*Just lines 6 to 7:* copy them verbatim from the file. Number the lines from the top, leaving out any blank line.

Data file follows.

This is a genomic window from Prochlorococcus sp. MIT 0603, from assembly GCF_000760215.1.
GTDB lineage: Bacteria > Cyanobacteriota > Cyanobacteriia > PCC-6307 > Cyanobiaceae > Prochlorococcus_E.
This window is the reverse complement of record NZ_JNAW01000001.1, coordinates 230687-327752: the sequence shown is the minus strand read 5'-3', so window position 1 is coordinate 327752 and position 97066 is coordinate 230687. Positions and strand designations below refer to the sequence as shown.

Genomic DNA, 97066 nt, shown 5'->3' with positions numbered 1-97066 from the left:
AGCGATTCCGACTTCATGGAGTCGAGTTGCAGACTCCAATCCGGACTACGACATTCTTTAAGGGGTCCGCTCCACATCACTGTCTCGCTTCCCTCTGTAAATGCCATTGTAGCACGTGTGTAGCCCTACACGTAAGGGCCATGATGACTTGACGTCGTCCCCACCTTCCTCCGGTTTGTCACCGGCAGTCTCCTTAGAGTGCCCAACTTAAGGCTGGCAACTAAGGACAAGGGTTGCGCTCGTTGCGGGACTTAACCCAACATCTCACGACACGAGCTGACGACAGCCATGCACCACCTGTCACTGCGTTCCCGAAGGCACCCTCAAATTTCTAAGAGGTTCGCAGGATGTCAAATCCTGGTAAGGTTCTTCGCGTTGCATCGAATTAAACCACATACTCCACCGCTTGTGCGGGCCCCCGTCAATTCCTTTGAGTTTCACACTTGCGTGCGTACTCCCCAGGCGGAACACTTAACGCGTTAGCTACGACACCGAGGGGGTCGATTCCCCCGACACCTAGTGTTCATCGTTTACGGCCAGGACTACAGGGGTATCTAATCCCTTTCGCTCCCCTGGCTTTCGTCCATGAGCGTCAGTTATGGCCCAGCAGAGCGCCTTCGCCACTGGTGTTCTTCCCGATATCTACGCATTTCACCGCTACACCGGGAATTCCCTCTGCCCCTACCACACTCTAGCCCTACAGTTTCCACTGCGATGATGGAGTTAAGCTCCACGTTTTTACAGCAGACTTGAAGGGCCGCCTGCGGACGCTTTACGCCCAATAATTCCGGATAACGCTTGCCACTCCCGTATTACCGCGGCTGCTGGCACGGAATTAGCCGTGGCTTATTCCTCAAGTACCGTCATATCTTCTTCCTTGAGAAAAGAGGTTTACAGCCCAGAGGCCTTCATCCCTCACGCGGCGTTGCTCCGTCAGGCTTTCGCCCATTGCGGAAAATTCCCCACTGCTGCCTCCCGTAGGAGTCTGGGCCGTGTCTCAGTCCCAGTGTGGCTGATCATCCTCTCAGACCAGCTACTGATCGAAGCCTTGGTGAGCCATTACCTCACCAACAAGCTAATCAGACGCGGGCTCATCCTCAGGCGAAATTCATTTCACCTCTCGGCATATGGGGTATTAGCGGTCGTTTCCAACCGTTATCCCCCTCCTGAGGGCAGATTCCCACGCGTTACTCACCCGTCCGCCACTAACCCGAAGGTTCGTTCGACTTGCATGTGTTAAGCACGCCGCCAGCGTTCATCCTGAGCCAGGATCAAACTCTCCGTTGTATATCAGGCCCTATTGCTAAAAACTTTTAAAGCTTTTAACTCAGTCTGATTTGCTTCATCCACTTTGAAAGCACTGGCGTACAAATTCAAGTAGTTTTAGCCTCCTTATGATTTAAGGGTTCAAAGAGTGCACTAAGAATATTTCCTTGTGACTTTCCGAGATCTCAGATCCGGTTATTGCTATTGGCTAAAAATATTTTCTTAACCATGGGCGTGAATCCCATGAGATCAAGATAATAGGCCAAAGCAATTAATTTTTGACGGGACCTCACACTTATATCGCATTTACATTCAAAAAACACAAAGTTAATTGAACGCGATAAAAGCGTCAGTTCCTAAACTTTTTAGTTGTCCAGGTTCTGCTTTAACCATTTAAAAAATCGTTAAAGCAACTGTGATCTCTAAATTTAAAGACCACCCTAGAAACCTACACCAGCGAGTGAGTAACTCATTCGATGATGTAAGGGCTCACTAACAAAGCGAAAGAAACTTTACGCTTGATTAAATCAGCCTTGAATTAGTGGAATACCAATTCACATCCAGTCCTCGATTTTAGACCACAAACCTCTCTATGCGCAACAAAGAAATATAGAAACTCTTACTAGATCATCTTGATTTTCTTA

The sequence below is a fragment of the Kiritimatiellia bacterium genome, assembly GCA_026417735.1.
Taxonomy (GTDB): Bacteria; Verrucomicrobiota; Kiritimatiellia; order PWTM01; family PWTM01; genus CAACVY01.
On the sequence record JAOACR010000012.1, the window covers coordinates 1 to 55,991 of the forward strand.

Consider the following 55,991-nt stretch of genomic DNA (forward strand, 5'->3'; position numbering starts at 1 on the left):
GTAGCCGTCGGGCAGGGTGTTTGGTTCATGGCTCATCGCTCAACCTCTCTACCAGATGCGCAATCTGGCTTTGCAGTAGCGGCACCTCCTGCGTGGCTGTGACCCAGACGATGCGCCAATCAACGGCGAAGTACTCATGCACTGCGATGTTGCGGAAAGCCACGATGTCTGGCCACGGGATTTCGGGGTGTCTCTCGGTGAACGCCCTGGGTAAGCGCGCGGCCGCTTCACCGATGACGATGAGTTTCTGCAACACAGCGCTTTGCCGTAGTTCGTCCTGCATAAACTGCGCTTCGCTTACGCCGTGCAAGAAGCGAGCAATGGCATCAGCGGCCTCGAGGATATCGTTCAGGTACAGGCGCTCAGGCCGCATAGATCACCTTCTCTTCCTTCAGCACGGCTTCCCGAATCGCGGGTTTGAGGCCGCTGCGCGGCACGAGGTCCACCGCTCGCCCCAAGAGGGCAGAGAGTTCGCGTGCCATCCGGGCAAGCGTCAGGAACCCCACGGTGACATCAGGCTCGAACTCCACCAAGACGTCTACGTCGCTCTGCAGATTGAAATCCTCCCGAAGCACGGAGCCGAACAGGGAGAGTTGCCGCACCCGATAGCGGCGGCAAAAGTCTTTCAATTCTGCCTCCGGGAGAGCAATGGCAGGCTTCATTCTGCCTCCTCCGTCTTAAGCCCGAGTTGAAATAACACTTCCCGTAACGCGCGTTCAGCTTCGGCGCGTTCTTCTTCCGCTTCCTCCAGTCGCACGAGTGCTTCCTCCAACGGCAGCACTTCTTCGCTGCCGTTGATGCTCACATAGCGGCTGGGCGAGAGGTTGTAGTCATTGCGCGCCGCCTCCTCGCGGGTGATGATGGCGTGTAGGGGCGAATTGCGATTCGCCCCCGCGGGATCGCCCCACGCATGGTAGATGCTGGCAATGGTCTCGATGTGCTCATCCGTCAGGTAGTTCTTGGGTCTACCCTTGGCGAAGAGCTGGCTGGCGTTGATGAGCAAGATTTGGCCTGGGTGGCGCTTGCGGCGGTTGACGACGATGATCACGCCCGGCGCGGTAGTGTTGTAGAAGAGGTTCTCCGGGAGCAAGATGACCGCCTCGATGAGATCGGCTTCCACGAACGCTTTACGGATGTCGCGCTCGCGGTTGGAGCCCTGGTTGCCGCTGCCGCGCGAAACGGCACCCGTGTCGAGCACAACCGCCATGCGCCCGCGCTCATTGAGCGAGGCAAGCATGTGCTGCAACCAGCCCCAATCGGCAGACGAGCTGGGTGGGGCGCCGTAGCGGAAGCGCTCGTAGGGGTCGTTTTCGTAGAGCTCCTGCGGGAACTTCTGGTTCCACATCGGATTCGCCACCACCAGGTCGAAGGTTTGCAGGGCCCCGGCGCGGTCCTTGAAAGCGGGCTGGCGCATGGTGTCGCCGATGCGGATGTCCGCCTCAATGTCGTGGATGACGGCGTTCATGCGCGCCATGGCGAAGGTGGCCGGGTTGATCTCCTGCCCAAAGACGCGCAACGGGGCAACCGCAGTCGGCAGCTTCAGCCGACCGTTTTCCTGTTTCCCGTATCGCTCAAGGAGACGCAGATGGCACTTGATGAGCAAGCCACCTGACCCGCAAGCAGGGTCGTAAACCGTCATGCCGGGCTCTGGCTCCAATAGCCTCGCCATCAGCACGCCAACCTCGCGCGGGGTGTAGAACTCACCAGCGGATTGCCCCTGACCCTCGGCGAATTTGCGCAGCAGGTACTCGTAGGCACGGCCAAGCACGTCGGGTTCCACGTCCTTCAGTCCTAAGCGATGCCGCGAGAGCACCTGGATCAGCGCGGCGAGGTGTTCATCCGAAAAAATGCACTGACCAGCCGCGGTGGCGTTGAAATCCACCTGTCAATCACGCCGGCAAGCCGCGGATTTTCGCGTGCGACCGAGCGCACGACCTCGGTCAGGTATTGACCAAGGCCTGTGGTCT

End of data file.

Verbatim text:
The sequence below is a fragment of the Kiritimatiellia bacterium genome, assembly GCA_026417735.1.
Taxonomy (GTDB): Bacteria; Verrucomicrobiota; Kiritimatiellia; order PWTM01; family PWTM01; genus CAACVY01.